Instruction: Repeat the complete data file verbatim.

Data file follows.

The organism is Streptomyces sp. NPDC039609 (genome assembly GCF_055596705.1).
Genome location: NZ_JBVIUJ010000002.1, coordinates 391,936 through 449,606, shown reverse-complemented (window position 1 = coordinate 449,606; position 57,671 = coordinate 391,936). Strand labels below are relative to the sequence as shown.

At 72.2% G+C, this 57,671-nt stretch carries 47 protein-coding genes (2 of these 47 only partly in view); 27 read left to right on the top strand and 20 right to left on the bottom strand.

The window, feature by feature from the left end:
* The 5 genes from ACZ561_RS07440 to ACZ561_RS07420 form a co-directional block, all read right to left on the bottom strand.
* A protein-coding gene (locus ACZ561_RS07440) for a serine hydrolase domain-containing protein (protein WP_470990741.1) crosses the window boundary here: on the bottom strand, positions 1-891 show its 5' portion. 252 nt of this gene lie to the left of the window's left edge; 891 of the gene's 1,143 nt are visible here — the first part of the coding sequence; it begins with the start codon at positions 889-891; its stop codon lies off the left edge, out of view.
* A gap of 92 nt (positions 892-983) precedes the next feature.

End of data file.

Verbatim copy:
The organism is Streptomyces sp. NPDC039609 (genome assembly GCF_055596705.1).
Genome location: NZ_JBVIUJ010000002.1, coordinates 391,936 through 449,606, shown reverse-complemented (window position 1 = coordinate 449,606; position 57,671 = coordinate 391,936). Strand labels below are relative to the sequence as shown.

At 72.2% G+C, this 57,671-nt stretch carries 47 protein-coding genes (2 of these 47 only partly in view); 27 read left to right on the top strand and 20 right to left on the bottom strand.

The window, feature by feature from the left end:
* The 5 genes from ACZ561_RS07440 to ACZ561_RS07420 form a co-directional block, all read right to left on the bottom strand.
* A protein-coding gene (locus ACZ561_RS07440) for a serine hydrolase domain-containing protein (protein WP_470990741.1) crosses the window boundary here: on the bottom strand, positions 1-891 show its 5' portion. 252 nt of this gene lie to the left of the window's left edge; 891 of the gene's 1,143 nt are visible here — the first part of the coding sequence; it begins with the start codon at positions 889-891; its stop codon lies off the left edge, out of view.
* A gap of 92 nt (positions 892-983) precedes the next feature.